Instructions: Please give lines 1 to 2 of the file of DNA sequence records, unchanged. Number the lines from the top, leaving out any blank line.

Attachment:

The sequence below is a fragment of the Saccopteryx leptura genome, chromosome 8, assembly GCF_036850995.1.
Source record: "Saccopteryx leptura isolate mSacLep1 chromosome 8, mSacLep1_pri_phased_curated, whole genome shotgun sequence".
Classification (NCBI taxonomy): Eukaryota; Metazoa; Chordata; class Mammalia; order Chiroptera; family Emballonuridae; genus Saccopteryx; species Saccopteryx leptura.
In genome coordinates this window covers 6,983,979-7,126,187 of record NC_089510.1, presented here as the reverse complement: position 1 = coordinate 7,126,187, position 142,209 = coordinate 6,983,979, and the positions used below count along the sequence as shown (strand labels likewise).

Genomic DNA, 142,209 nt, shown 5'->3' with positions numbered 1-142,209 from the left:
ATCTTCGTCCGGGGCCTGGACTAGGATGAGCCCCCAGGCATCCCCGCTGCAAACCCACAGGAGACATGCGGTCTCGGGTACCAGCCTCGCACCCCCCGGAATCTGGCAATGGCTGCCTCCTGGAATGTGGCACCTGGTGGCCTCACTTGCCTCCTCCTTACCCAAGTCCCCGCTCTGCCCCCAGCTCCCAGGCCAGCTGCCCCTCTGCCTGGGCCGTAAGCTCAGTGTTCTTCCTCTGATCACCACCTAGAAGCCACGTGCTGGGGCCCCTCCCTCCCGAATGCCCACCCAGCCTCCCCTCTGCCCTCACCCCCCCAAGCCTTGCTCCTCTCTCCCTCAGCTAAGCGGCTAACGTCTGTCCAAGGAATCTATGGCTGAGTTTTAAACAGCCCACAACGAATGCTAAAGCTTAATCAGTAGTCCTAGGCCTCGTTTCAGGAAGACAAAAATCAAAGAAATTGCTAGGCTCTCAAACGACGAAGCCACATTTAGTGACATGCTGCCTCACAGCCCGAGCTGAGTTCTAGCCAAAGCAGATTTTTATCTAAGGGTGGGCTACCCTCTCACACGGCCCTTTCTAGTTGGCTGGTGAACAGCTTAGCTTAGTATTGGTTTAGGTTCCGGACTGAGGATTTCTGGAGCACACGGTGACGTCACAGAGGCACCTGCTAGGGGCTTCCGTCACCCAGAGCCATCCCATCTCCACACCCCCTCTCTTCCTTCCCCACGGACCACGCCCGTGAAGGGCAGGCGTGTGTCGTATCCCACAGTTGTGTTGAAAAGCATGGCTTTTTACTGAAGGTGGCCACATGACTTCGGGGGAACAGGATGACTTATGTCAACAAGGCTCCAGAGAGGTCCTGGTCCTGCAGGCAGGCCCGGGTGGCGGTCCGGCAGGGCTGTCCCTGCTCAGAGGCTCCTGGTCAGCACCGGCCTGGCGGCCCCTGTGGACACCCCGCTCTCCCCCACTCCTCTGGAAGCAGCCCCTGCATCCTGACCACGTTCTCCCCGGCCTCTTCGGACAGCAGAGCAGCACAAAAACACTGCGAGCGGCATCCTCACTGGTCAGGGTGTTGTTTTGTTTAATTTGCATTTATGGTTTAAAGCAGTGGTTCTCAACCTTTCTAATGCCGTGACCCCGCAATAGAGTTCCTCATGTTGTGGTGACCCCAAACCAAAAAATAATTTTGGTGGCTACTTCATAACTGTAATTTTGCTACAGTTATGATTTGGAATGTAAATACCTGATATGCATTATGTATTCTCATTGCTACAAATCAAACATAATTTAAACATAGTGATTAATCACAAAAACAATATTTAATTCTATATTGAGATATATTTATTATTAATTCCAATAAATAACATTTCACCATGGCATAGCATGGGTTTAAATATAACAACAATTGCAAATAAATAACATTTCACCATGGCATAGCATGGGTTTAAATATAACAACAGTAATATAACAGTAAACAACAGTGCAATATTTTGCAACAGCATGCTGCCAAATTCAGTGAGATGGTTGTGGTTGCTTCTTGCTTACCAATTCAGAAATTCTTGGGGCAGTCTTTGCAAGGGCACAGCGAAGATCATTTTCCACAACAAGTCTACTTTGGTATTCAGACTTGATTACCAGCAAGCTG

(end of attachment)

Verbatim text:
The sequence below is a fragment of the Saccopteryx leptura genome, chromosome 8, assembly GCF_036850995.1.
Source record: "Saccopteryx leptura isolate mSacLep1 chromosome 8, mSacLep1_pri_phased_curated, whole genome shotgun sequence".